An additional consideration when choosing a next-generation resettable fuse device for a USB application is maintaining a low resistance, namely under 700 mΩ, with a voltage drop below 350 mV. With the introduction of USB 3.0 current requirements are even greater, which may lead to designing a dedicated PTC for each line.
Since the USB standard operating voltage is always 5 V, the device's minimum voltage of 6 V provides at least a 20% margin (1 V) over the USB required voltage for an additional cushion of protection. The short-circuit current as defined by the USB specification is 5 A.
After 60 seconds of operation, a maximum operating current of 5 A is allowed for a USB port. However, the normal operating current for low-power ports is 100 mA and only 500 mA for high-power ports, both of which are far beneath the 5-A short-circuit level.
A wide range of next-generation resettable parts is available for USB designs at a 6-V rating. Once the current and trip time for a device are determined, it is simple to select the appropriate part.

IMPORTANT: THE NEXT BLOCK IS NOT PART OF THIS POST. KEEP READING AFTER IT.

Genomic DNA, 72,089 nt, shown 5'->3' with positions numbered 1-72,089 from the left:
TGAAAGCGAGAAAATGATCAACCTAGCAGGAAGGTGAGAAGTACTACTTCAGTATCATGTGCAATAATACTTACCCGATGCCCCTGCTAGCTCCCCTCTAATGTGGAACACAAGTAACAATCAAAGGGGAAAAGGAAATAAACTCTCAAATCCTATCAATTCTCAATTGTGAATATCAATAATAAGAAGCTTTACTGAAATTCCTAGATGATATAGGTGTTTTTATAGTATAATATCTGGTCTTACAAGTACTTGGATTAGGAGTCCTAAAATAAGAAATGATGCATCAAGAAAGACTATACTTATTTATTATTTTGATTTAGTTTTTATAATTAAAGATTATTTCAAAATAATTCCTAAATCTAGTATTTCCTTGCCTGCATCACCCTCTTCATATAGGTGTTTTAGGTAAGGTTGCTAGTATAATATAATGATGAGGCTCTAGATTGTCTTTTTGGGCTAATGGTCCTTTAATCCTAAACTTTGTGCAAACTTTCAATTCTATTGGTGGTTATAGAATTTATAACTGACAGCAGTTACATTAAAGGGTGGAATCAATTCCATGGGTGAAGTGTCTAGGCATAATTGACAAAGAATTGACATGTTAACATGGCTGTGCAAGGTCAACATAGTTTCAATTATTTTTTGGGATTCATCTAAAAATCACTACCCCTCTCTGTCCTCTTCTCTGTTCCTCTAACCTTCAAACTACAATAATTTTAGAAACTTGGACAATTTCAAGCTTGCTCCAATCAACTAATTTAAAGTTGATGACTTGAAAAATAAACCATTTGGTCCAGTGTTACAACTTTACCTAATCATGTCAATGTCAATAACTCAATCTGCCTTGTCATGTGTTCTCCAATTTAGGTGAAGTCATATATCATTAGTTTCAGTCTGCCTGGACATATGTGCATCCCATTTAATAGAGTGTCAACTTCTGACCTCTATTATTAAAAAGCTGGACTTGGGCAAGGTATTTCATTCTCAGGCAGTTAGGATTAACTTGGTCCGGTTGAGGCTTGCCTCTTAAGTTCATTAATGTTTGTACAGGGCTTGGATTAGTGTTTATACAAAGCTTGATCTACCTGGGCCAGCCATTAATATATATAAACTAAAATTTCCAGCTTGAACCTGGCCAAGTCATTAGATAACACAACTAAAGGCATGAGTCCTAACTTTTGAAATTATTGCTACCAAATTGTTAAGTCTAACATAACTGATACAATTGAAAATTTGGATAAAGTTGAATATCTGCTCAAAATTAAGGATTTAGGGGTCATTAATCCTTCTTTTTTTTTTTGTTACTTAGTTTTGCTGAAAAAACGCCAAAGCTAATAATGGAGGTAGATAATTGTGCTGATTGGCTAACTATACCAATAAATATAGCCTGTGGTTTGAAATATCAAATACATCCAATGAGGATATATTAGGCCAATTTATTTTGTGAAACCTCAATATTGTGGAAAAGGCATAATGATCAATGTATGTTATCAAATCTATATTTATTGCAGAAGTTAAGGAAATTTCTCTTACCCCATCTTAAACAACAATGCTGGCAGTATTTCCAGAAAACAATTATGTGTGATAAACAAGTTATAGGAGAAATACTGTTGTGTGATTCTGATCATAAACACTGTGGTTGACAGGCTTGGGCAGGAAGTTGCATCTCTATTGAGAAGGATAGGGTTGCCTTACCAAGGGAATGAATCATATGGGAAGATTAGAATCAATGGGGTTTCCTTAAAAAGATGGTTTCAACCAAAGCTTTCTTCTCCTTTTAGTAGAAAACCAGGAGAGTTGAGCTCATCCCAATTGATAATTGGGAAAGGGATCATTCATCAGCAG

FireWire (IEEE-1394) is similar to USB in its design. All power sources of the interface require overcurrent protection per the IEEE-1394 standard.
Fig. 3 illustrates overcurrent protection on the voltage line and overvoltage protection on the voltage and data lines. As with USB, the fuse device is capable of handling overcurrent for one controller or multiple controllers based on the needs of the system and the number of loads.
Typically, up to four controllers can share a single fuse device. There are four power levels for devices in the FireWire standard, and the maximum of each is 30 V, which is significantly higher than that of USB at 5 V. Current ranges from 100 mA to 1.5 A based on 15 W, 30 W, 45 W, and 3 W maximum power for the four respective power levels.
Overcurrent protection is critical for the lifespan of electronic devices in a wide range of applications. Next-generation resettable fuses meet the standards and requirements for secure and reliable overcurrent protection within rated limits. Once system requirements are defined and circuit analysis has determined the operating parameters, selecting the right fuse for a specific design is rather simple.
A wide range of speed, voltage and current limits among next generation resettable fuses ensures that the ideal component is incorporated into a design and a smaller footprint is possible for applications and electronics that are increasingly shrinking in size.